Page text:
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Howard the Duck Omnibus

(Marvel Omnibus)

4.28  ·  Rating details ·  172 ratings  ·  26 reviews
Get down, America Vote Howard the Duck in 2008 That's right, folks. It's an election year, and what better way to celebrate than to cast your vote for the one candidate who'll tell it like it is. Born on a planet populated by talking waterfowl, Howard the Duck found himself trapped in a world he never made: ours Howard was the archetypal outsider, able to see through the a ...more
Hardcover, 808 pages
Published August 6th 2008 by Marvel
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Richard Guion
Apr 25, 2016 rated it really liked it
The Omnibus edition of Howard the Duck's 1970s comic run has been around in two different editions. I think the first was published around 2008. After this went out of print, the Guardians of the Galaxy movie with Howard's appearance in the post credits spurred a new printing. I resisted all of this until Rich Johnston reported that Marvel was clearing out many Omnibus' and letting them go out of print. I snapped it up for less than $50, not sure if I would keep it for selling later or reading. ...more
Nov 30, 2016 rated it it was ok
I like Howard as a character and I can appreciate that there's probably a lot of quality satire here, but I just didn't get it. It was weird, which I like, but it was also confusing, boring, and not funny. I assume I'd appreciate it more if I understood all of the '70's references. Someone get me an annotated edition!
Feb 22, 2018 rated it liked it
Shelves: comics, fantasy, satire
Had the entire run been written by Gerber, this would probably get four stars, as for the most part the Gerber-penned issues are amusing and innovative. However, the last hundred pages or so are by other hands, and the writers especially can't measure up to Gerber's offbeat sensibility--and, for that matter, the artists (even though I generally admire their work--Paul Smith's especially) can't measure up to Gene Colan, who drew the lion's share of the original run. According to an interview appe ...more
Jun 25, 2013 rated it really liked it
I remember haggling with a vendor at a convention in Boston in the late 80s for a full run of Howard the Duck, offering up numerous other books to get the price down, and still ending up $5 short. So getting my hands on this book years later, containing better reproductions of all those issues, plus more, was a bit of a rush. Still, it took a while for me to get around to reading it.

First, be aware that the Howard the Duck comic only shares a few character names with its movie adaptation. The o
Jun 23, 2015 rated it it was amazing
My brief review to justify my rating:

The 5 stars are for Gerber's work and pretty much his alone. Outside the Status Quo issues every writer collected in here that isn't Gerber completely misses the point of Howard's character and is often at best cringe-worthy. If you're interested in reading this book or any Howard I strongly recommend reading only Gerber's issues, and supplementing with the Status Quo arc if you'd like to see a decent take on the character by someone who at least understood t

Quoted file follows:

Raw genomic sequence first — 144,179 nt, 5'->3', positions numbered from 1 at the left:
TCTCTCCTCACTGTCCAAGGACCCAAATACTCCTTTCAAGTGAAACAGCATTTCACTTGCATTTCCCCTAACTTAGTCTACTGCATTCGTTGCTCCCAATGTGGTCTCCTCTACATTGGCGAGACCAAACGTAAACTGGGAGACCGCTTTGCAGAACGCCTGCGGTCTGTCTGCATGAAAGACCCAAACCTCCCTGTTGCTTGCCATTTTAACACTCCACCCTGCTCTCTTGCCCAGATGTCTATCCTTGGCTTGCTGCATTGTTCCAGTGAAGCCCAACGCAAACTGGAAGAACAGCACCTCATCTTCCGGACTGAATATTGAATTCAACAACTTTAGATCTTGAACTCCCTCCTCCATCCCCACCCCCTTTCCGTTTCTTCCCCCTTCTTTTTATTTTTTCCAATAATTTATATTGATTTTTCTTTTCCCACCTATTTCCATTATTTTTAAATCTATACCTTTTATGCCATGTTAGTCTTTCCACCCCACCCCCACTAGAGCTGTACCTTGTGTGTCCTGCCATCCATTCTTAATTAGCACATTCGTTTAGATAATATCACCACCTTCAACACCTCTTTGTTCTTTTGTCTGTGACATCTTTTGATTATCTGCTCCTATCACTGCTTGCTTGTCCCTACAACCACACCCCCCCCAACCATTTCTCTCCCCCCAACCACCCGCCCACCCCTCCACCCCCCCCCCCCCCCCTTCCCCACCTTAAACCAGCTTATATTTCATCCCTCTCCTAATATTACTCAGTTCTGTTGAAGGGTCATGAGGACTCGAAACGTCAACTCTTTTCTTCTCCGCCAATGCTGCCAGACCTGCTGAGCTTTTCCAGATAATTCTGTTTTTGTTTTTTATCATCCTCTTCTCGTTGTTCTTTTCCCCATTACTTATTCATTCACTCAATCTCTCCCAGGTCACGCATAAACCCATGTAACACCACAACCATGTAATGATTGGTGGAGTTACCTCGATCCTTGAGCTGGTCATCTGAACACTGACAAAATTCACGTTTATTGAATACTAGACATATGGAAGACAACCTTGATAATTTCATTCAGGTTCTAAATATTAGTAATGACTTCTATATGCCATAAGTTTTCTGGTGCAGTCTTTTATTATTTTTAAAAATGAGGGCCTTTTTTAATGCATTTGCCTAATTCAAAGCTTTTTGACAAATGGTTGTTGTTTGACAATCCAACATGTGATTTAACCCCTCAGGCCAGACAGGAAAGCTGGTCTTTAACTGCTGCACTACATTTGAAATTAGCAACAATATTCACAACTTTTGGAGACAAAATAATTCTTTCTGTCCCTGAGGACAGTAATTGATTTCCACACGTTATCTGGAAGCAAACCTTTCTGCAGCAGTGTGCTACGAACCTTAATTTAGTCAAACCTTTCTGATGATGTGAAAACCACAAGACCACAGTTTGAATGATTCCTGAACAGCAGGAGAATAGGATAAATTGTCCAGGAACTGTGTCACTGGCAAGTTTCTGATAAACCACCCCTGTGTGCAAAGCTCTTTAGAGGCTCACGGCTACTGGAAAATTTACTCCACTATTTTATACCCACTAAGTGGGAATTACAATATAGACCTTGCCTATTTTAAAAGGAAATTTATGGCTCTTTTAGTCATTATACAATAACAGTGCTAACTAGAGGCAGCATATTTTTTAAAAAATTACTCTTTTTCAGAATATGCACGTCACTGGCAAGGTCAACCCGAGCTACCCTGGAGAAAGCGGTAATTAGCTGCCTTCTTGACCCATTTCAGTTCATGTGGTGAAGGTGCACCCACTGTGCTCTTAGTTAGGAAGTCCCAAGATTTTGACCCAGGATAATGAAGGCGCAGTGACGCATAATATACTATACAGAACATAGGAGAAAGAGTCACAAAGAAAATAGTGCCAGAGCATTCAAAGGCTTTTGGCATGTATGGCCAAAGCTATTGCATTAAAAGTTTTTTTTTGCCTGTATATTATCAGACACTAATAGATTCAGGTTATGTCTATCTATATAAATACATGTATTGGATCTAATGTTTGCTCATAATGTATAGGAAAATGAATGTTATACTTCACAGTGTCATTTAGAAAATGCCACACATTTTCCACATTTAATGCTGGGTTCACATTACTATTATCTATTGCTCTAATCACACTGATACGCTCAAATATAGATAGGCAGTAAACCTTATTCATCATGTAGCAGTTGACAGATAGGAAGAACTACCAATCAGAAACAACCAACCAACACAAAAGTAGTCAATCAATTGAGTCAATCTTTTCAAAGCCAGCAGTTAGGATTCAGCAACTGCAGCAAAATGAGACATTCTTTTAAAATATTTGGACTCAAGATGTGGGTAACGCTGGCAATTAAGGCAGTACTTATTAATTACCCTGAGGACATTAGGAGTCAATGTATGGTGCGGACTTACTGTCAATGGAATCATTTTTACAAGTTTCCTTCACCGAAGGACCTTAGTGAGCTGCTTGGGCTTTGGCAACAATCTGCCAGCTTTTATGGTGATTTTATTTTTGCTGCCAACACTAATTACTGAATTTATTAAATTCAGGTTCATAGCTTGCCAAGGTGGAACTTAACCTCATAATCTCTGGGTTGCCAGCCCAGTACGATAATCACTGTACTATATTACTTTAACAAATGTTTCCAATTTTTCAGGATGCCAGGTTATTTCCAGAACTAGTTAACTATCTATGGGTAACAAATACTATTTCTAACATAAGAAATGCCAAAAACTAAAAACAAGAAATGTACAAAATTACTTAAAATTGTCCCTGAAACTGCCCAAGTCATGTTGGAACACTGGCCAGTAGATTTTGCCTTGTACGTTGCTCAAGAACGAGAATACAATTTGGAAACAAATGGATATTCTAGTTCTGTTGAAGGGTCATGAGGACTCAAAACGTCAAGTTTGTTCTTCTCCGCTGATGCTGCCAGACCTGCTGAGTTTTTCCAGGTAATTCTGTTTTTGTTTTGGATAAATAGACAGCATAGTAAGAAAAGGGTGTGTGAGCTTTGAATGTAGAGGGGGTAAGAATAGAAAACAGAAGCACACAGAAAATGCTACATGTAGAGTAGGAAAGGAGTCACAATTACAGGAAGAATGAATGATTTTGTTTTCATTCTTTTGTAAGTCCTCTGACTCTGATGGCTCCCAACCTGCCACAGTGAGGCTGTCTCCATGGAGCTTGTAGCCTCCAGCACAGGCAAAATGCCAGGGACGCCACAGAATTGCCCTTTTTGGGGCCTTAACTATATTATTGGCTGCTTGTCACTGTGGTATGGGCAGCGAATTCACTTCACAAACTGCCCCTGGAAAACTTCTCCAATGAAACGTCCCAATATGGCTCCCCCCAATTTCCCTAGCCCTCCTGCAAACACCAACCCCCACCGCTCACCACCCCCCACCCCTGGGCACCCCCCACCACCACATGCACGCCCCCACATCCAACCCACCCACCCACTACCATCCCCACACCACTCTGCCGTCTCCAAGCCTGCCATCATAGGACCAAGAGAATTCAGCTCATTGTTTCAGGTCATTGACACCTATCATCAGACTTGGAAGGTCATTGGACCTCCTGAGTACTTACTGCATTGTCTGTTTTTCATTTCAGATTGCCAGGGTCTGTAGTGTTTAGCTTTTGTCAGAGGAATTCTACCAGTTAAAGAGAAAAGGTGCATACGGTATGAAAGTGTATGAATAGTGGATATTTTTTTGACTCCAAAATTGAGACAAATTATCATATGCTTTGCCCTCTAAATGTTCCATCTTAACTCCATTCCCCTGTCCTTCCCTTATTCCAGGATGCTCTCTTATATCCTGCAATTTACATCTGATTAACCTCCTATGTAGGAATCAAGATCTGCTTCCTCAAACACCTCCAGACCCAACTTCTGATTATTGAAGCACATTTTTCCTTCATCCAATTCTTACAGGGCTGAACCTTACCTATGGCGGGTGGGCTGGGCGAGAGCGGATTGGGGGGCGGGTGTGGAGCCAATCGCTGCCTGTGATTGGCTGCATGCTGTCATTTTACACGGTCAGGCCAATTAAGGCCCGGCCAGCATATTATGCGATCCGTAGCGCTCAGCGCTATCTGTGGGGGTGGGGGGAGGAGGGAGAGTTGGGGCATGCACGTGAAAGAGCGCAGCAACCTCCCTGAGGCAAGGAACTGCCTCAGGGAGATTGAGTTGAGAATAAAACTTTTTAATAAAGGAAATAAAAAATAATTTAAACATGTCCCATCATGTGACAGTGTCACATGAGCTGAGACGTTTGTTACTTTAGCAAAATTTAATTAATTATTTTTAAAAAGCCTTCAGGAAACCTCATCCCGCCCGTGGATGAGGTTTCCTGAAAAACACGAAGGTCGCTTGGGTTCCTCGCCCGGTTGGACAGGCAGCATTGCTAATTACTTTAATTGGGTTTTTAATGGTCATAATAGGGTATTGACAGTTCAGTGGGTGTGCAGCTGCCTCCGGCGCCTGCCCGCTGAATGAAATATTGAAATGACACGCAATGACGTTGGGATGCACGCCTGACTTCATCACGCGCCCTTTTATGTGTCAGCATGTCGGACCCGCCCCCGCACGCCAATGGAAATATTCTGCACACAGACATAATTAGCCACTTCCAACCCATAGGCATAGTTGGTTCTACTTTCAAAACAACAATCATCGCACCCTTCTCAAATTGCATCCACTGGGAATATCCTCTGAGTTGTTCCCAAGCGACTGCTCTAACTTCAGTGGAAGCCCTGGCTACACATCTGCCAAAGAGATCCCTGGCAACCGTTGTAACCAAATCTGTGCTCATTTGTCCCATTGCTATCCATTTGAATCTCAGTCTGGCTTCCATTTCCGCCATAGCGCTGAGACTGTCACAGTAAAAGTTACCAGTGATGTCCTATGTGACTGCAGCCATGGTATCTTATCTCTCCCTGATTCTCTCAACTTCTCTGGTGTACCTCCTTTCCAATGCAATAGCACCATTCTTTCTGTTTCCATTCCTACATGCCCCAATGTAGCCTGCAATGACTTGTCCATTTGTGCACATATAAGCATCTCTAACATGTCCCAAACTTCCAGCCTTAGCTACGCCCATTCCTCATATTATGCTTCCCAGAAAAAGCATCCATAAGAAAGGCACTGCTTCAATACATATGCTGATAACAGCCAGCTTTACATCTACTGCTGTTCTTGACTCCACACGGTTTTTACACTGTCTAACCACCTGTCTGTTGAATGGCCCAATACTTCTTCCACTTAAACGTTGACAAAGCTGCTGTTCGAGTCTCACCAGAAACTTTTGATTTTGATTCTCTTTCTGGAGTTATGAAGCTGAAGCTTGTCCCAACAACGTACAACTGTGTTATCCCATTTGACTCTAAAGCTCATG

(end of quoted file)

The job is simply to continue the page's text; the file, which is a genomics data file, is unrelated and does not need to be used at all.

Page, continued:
Timothy Boyd
Oct 30, 2017 rated it it was ok
I was never a fan of this series. I tried reading it off and on as it was published but just never seemed to get into the character. I does have some nice humor in it. Not recommended
Nov 23, 2014 rated it it was amazing
Yes, it starts strong and then kind of peters out, but so what? It's still one of the most essential Marvel Omnibuses ever published. And I realize it's out of print, but again: that's why there's an internet.

I won't go into the specifics of the actual book: it's a Marvel Omnibus, so it sort of speaks for itself (though I know that later editions have been "cheaping out," this isn't one of them). And Steve Gerber was one of the best writers ever to work in comics--it's hard for me to choose betw
Joe Deckname
Mar 18, 2018 rated it it was amazing
I’ll break from my ban on rating books in honor of the late, great Steve Gerber. My five star rating applies only to the first twenty-seven issues he authored; after he was pushed aside, the quality tanked — Gerber was the voice of Howard, and the last few issues of this omnibus feel like a cheap knock-off. I don’t think that his successors (or Marvel) understood what Gerber set out to accomplish.

But those twenty-seven issues, man... We’ve got those. They are funny, endearing, gloriously subver
Sep 20, 2017 rated it it was amazing
I was really surprised by how topical and contemporary the writing (especially by Gerber) is. The first 20 or so issues of the Howard the Duck comic alone is well worth reading!
Paul Mirek
Aug 20, 2014 rated it it was amazing
I came across Howard the Duck in the usual way one does these days, through the George Lucas film, which most regard as an abomination or a grade-A midnight movie. I fell in between, but something there was so fascinating that I found myself tumbling down the rabbit hole, eventually shelling out the bucks for this hefty volume.

I don't know what I was expecting. Whatever it was, it's safe to say it's not what I found.

Gerber's run on the character (and his work is what I'm referring to through th
Kyle Burley
Jan 17, 2015 rated it really liked it
The 70's were a weird, experimental and incredibly underrated era for mainstream comics. Case in point, Steve Gerber's extraordinary "Howard The Duck" stories for Marvel which took a suspiciously Disney-looking anthropomorphised duck and turned him into an existential everyman. Originally created in Gerber's equally bizarre swamp-monster book "Man-Thing", Howard was originally intended as a short-term gag character and was quickly removed from the story. However, something in his irascible, sar ...more
Matt Knippel
Dec 05, 2014 rated it it was amazing
it's tough to review a book this extensive b/c it spans pretty much the entire lifespan of a character w/ all its ups and downs. but I really did love this damn book. at 800 pages it's a whole lotta book but really worth your time (well, maybe not so much once Steve Gerber leaves the series but... ) and really truly Howard the Duck is an unbelievable series that must be experienced by comic book fans. the fact that something this subversive and weird and heady was published by Marvel at all is a ...more